Every time I visit Harrogate I worry the Border Police at the train station won’t let me in. It is a well-heeled place, and usually riff-raff like me are kept out. I am an imposter. I live in a place where at the supermarket you have to dodge the six-fingered banjo players buying vodka in their pyjamas. (Actually, this is better now that Tesco’s have a sign on their front door prohibiting entry to those in night attire, and hired bouncers to enforce it).
Such things do not perturb me greatly. I grew up on a council estate near Birmingham so am used to these shenanigans. It feels normal. Harrogate feels other-worldly. It also closes every day at 6pm sharp, after which the streets are deserted.
The trouble is that I went to University at Oxford, which was a culture shock of Herculean proportions. I had to learn to fit in. I have all the trappings of middle class respectability, but in reality don’t give a crap about any of that. I harbour a residual coarse core. Last year I went along to a Real Ale Appreciation Group a few times. I was the only attendee without a local accent, which I didn’t notice, but others did. Eventually someone asked what a “posh” bloke like me was doing at a place like that. Dear God preserve me.
Post-graduation I wound up in London, which is where everyone ends up when they don’t belong anywhere else. I stayed ten years before relocating north. It’s not a bad place where I eventually landed, but I’m still not sure that it is home. If I ever find such a place, I’ll let you know. In the meantime, forgive me if I wax lyrical about the poetry of immigrant Trinidadian Londoners like Vahni Capildeo.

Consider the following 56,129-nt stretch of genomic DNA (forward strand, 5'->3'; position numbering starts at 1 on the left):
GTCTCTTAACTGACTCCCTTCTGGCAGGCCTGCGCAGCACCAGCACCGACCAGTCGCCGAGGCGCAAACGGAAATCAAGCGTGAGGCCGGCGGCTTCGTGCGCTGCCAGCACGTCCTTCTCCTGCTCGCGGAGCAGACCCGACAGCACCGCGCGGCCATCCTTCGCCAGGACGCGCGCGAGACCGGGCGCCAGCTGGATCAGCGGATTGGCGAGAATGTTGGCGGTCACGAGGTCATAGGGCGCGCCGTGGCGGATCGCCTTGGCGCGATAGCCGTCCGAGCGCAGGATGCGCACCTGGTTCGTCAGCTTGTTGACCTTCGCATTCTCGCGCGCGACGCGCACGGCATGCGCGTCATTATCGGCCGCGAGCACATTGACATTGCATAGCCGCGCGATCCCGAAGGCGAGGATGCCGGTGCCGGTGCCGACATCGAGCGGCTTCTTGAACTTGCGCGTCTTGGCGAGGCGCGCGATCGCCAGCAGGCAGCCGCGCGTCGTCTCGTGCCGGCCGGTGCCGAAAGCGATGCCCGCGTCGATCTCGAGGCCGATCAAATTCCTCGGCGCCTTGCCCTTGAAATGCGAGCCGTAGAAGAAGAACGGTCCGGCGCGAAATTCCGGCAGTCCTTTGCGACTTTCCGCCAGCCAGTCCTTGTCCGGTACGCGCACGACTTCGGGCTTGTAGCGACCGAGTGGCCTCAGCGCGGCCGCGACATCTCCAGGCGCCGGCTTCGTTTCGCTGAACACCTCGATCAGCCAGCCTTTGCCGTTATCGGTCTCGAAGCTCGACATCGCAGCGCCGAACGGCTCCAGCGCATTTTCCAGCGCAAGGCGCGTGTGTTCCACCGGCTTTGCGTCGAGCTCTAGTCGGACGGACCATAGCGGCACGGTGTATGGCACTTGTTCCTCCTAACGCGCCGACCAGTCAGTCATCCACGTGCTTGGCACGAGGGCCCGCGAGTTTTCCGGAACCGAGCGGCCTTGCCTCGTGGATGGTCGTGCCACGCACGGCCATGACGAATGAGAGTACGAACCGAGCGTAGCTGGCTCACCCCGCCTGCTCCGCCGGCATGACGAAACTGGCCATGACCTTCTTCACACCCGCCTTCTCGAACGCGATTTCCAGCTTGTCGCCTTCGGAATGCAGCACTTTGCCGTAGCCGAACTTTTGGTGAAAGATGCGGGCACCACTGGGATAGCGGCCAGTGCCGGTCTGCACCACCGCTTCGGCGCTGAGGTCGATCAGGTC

Yesterday I quoted some ASJ Tessimond. My book of his collected works has a foreword that describes his poetry as “approachable”. In some circles this is probably an insult, but it shouldn’t be. It’s good stuff. One of his more famous poems is this.
If men were not striped like tigers
How much simpler if men were not striped like tigers, patched like clowns,
If alternate white and black were not further confused by greys and browns,
If people were, even at times, consistent wholes,
If the actors were rigidly typed and kept their roles,
If we were able
To classify friends, each with his label,
Each label neat
As the names of cakes or categories of meat.
But you, my dear, are a greedy bitch, yet also a sad child lost,
And you who have swindled your partners are kind to the cat,
And, in human beings, this is not this nor that quite that
And the threads are crossed
And nothing’s as tidy as the mind could wish
And the human mammal is partly insect and often reptile and also fish.